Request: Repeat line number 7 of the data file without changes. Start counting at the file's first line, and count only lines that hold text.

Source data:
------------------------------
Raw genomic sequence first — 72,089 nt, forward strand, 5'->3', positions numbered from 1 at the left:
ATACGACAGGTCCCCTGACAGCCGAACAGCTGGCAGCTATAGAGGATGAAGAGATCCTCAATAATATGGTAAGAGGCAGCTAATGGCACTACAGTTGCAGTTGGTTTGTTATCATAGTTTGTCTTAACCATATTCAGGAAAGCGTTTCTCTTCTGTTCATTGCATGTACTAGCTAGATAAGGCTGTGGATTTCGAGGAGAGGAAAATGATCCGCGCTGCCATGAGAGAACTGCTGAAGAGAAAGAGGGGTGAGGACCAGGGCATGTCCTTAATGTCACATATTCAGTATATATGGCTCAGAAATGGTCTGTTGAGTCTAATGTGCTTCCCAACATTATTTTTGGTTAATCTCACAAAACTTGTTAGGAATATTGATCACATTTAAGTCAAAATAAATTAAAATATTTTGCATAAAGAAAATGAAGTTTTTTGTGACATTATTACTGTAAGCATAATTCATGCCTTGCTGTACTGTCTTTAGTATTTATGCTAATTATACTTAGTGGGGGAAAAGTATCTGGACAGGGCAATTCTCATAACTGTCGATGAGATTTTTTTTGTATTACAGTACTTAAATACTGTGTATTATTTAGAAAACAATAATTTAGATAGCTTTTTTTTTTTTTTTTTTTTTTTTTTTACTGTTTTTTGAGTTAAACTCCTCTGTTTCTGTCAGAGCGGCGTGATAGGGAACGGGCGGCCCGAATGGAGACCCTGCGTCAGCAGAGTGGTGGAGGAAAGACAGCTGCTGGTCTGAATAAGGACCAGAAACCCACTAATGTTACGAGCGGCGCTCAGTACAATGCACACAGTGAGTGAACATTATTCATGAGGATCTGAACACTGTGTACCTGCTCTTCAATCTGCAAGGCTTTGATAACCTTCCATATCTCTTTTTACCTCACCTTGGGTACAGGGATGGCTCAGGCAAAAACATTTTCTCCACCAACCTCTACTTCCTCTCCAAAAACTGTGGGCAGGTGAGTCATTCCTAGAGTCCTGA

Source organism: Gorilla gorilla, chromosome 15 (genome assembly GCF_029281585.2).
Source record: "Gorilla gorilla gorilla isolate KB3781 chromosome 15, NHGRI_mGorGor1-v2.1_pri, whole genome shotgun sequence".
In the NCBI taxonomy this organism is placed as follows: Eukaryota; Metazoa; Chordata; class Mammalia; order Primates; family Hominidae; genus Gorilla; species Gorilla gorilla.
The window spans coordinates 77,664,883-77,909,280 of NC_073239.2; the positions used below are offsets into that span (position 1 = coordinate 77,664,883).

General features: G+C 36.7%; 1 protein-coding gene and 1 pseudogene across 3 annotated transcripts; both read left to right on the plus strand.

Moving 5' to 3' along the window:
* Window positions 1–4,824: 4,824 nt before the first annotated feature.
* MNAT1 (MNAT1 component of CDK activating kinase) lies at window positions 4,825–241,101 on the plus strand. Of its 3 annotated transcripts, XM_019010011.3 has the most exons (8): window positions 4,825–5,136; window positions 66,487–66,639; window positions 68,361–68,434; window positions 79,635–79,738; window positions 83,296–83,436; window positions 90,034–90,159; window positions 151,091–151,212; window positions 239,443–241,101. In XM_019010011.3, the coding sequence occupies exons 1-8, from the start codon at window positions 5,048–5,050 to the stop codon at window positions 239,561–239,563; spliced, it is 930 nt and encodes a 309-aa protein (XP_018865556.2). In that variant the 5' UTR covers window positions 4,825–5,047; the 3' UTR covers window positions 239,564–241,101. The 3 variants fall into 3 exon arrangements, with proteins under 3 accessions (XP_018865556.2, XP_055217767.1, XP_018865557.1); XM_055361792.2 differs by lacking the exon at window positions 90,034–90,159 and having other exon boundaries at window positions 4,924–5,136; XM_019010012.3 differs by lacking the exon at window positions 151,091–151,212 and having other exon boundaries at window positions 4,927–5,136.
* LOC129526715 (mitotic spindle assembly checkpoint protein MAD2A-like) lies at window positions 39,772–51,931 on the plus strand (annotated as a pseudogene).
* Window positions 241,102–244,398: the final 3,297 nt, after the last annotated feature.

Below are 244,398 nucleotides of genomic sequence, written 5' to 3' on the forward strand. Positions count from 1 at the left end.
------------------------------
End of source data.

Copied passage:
General features: G+C 36.7%; 1 protein-coding gene and 1 pseudogene across 3 annotated transcripts; both read left to right on the plus strand.